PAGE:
Japan, 1966, 30′

by Yukio Mishima

Con Yukio Mishima, Yoshiko Tsuruoka

A Noh dramatization of the suicides of Lt. Shinji Takeyama and his wife Reiko. After participating in a failed 1936 coup and being ordered to execute his friends, he bids his wife an intimate farewell and commits harakiri.

The film will be soundtracked live by Clavius, a project byDaniele Ledda


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Giappone, 1966, 30′

Regia Yukio Mishima

Con Yukio Mishima Yoshiko Tsuruoka

Una drammatizzazione Noh dei suicidio del tenente Shinji Takeyama e di sua moglie Reiko. Dopo aver partecipato a un fallito colpo di stato nel 1936 e aver ricevuto l’ordine di giustiziare i suoi amici, Shinji dà un addio intimo alla moglie e compie il seppuku.

Il film sarà sonorizzato dal vivo da Clavius, progetto di Daniele Ledda

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Clavius is a project conceived by musician Daniele Ledda, composer and professor of Electronic Music at the Cagliari Conservatory of Music. The project consists of a family of self-built instruments starting from John Cage’s concept of prepared piano. Clavius experiments with the possibilities of fusion between analog and digital, pushing the idea of preparation to its limits until it reaches the definition of an augmented acoustic instrument.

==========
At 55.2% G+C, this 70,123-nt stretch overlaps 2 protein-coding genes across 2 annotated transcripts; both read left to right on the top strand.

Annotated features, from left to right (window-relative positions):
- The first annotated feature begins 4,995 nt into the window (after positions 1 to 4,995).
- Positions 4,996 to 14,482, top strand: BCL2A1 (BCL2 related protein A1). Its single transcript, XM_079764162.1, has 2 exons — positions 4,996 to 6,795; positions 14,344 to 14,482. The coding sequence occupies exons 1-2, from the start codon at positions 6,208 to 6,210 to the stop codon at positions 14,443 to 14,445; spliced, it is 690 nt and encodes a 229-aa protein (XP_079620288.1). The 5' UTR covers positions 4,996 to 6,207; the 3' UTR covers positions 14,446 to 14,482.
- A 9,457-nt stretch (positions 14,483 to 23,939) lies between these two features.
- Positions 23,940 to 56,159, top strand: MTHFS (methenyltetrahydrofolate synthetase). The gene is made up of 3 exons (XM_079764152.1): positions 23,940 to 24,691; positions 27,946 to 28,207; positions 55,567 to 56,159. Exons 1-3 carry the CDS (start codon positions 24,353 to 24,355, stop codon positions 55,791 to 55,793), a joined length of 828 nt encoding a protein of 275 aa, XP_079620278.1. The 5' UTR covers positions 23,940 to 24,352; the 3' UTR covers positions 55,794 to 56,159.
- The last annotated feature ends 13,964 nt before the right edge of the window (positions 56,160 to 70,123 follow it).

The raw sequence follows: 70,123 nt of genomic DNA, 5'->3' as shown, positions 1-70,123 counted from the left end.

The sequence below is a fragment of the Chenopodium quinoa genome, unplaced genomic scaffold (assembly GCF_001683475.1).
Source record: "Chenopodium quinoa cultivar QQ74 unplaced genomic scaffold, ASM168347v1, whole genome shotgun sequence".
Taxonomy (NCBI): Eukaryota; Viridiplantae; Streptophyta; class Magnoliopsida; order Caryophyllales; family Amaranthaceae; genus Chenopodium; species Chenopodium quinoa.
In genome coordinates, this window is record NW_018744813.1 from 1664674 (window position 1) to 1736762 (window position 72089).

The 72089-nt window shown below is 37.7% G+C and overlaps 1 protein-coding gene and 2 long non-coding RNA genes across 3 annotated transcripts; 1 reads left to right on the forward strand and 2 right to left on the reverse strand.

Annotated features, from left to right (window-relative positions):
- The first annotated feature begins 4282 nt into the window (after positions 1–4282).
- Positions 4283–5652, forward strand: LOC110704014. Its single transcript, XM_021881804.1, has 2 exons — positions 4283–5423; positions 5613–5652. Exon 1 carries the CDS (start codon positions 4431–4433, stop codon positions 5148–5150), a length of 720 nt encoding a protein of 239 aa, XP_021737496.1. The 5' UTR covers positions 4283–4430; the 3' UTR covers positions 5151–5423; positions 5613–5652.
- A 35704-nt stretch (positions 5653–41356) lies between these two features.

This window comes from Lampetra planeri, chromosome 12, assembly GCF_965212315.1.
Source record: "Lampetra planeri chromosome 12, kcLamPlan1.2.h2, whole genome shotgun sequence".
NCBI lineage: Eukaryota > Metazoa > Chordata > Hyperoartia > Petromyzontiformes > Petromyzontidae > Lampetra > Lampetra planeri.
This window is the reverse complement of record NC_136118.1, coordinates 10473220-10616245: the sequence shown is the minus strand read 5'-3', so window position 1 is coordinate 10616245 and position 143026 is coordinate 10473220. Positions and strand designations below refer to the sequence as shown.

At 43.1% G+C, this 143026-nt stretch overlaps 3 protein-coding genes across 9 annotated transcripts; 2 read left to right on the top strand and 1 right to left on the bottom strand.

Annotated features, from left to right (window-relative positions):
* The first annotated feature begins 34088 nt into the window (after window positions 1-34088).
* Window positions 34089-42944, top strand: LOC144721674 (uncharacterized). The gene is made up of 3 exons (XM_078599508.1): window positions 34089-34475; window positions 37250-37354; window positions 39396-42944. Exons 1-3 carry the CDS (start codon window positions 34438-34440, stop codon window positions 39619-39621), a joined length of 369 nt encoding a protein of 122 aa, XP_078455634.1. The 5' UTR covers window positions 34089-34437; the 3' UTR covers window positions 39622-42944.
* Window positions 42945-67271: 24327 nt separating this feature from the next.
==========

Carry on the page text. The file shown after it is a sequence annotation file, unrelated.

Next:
The idea of sonorizing Yūkoku (Patriotism, 1966), is to confront the work of a highly enigmatic personality such as that of Yukio Mishima, an author translated all over the world, still controversial and difficult to interpret today, between ultranationalism and apoliticality in the complex scenario of post-World War II Japan. An attempt to intuit his thought and death, enacted through ritual seppuku suicide in 1970, inspired by samurai tradition, and staged in the film itself 4 years earlier.

Yukio Mishima (1925-1970)

was a Japanese writer, playwright, essayist and poet.

An ardent nationalist, he also had notoriety as an actor, film director, and martial artist.

Mishima was one of the few Japanese authors to enjoy immediate success abroad. His many works ranged from the novel to modernized and repurposed forms of traditional Japanese Kabuki and Nō theater, the latter revisited in a modern key. The writer’s ritual suicide, inspired by the samurai tradition, after the occupation of the Ministry of Defense, together with a group of paramilitaries he led, gained wide notoriety by characterizing Mishima’s character in the imagination of literature.

He took his own life through the samurai ritual of Seppuku.